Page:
The Death House by Sarah Pinborough - A Review

I like this book a lot and I think you will like it too. I think you should get it and read it.

That’s my review, really. The rest is mostly expansion of opinion, a little background explanation, and perhaps my now-traditional flight of fancy. So, if  all that doesn't appeal to you, just stop here and go and get the book. I am fairly confident that you will race through it, enjoy it, be quite moved by it, and not be one bit mad at me for sending you its way.

See you next week.

...

Still here? That’s nice. Stay another while then, and let’s talk this thing through a bit more.

‘The Death House’ is written in a deceptively simple style. The prose of the book sits back to let the story propel you through. It’s the kind of simplicity that a writer usually only attains after writing hard for many years. It’s the kind of simplicity that you have to struggle through every complication in the world to get to. It's the kind of thing that naive writers think they can do themselves anytime but they can’t.

This is where many reviews give you a synopsis of what happens in the book. Why? I guess it raises the word count of the review to acceptable levels. You don’t need me to tell you what happens. Go and read it and you’ll find out.

Sarah has written lots of books and I’ve enjoyed them but I’ve never been moved to write a page about any of them before. This is not to criticise them, Sarah’s always been a very fine writer. It’s just that this one is a step up, albeit from an already elevated position, to a whole other level altogether. I think this book puts Sarah up with the Kings and the Gaimans of the literary world. I think it has the potential to become a classic, a long standing favourite, a gem. 

Maybe it’s just me. You see I’m a sucker for three particular things in writing. Heart, Soul, Blood. When I writer puts these things into their work, I reckon I can feel it, way out here on the other side of the deal. I think Sarah has invested quite an amount of herself in this story. Not obvious biographical stuff, not that. I mean the more important stuff that drives us and makes us what we are. I don’t even think that writing about this stuff is necessarily a conscious thing. I think it’s an innate freedom which comes when there is a trust in the material. A comfort zone that enables the writer to open up subliminally and tell us about those things that really matter.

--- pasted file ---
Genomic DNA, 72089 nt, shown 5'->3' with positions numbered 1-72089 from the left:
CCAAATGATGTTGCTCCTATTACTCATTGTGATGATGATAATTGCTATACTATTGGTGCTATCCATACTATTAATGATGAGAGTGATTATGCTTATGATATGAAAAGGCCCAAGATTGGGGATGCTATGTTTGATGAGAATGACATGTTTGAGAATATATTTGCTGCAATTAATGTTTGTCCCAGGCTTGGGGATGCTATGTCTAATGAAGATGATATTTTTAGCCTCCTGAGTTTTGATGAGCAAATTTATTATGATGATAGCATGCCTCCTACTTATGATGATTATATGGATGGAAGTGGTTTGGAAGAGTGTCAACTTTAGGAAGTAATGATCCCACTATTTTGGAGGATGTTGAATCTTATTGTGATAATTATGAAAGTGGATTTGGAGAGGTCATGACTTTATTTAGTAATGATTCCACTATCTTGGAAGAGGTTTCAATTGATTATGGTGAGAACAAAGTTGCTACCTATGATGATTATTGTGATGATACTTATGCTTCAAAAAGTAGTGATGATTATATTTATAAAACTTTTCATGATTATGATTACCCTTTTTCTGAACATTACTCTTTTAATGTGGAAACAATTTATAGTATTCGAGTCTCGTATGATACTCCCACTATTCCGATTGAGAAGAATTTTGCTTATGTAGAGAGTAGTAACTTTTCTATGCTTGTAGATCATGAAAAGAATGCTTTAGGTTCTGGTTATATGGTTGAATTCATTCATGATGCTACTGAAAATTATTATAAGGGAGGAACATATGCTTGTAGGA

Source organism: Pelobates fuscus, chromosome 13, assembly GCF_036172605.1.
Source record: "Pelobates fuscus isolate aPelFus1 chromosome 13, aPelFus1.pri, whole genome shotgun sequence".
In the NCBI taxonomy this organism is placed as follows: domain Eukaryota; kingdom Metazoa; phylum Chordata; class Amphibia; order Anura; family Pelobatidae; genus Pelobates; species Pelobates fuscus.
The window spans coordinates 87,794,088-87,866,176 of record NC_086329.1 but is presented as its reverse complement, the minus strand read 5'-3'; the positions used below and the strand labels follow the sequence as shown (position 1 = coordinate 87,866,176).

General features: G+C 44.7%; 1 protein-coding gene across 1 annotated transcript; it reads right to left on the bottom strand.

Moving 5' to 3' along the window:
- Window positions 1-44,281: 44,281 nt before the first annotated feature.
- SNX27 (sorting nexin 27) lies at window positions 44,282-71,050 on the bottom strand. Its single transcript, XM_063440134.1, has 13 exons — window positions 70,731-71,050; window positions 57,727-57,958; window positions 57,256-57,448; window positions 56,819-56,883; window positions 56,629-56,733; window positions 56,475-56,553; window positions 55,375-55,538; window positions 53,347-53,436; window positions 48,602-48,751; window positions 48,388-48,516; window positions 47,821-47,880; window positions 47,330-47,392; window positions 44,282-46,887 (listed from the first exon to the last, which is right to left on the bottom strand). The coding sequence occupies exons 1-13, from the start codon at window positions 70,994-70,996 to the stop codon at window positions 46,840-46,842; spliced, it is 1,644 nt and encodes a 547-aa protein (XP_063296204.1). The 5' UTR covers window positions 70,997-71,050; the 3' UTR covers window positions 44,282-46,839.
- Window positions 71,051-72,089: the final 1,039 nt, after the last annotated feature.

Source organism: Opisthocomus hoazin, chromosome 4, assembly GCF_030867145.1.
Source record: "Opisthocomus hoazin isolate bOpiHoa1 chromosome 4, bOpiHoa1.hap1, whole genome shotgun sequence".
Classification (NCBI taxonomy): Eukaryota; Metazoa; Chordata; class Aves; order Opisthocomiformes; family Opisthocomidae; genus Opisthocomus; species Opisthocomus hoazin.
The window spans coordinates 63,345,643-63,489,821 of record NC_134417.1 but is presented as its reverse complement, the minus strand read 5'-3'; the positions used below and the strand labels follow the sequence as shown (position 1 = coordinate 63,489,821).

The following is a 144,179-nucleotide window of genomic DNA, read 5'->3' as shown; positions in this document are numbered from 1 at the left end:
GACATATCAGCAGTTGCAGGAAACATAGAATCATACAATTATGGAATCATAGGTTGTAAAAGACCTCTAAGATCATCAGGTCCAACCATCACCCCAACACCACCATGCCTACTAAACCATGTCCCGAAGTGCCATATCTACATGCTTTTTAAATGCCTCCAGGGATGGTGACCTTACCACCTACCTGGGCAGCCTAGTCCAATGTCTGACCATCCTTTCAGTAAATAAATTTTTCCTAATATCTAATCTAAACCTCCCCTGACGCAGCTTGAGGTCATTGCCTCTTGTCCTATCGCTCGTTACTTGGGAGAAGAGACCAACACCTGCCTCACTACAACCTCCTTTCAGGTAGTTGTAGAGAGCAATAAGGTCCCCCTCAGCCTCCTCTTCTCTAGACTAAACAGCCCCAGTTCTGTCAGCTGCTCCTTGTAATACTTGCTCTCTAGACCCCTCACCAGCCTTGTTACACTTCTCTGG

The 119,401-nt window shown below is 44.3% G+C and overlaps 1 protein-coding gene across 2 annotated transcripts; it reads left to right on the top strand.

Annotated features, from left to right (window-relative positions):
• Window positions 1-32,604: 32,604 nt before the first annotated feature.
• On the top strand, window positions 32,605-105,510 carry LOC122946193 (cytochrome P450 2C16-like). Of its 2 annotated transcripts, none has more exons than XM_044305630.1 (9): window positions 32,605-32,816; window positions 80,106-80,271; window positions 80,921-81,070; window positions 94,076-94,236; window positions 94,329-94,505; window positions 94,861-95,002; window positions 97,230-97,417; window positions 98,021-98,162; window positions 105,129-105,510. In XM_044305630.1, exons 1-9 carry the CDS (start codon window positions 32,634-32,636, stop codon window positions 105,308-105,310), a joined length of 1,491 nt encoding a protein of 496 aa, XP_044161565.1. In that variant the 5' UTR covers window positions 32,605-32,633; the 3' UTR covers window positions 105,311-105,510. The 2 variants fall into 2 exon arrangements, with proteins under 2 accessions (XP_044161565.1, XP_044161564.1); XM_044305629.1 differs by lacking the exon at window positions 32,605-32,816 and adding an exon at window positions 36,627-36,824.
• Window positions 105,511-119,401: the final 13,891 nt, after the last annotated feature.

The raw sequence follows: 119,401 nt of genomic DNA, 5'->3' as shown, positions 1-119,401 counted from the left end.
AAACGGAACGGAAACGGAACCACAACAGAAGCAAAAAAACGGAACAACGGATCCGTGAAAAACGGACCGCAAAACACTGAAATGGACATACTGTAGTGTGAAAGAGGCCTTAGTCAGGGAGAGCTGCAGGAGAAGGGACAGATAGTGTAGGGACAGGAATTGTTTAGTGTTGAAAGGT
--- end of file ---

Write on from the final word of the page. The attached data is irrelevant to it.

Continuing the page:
This is where the book is strongest, I reckon, in the things it doesn’t overtly say. Things about the importance of love and the defences we erect to enable us to survive when it is gone. Things about the drive to protect the ones we are ordained to protect and the pain that comes when, finally, there is no more protection you can give.

But, apart from all that stuff, this is also a cracking yarn for young adults and old adults alike. I predict you will read it in a sitting or two, if you can find the space, because the story has that juggernaut drive that carries you along keenly, breathlessly skipping words to see what will happen next.

Sarah has been a valued Twitter Friend of mine for some time now. My Twitter Friends, for me, are no less friends than any other type of friend and, truth be told, are actually more like friends in some ways. We Twitter Friends mostly haven’t ever met and may never do so, I won’t be trying to borrow money off them or looking to sleep on their couch or anything like that. But, yet, we’ve borne witness to certain aspects of each others lives, as the years have slipped along, and these things count for something, for sure. But I’m not writing this review because I feel some obligation to a Twitter Friend. God knows, there would have to be many more reviews if I ever felt the need to do that. No sir. This is a great book and if I had never exchanged a social media sentence with her, I would still be commending Sarah's book to you in just the same way.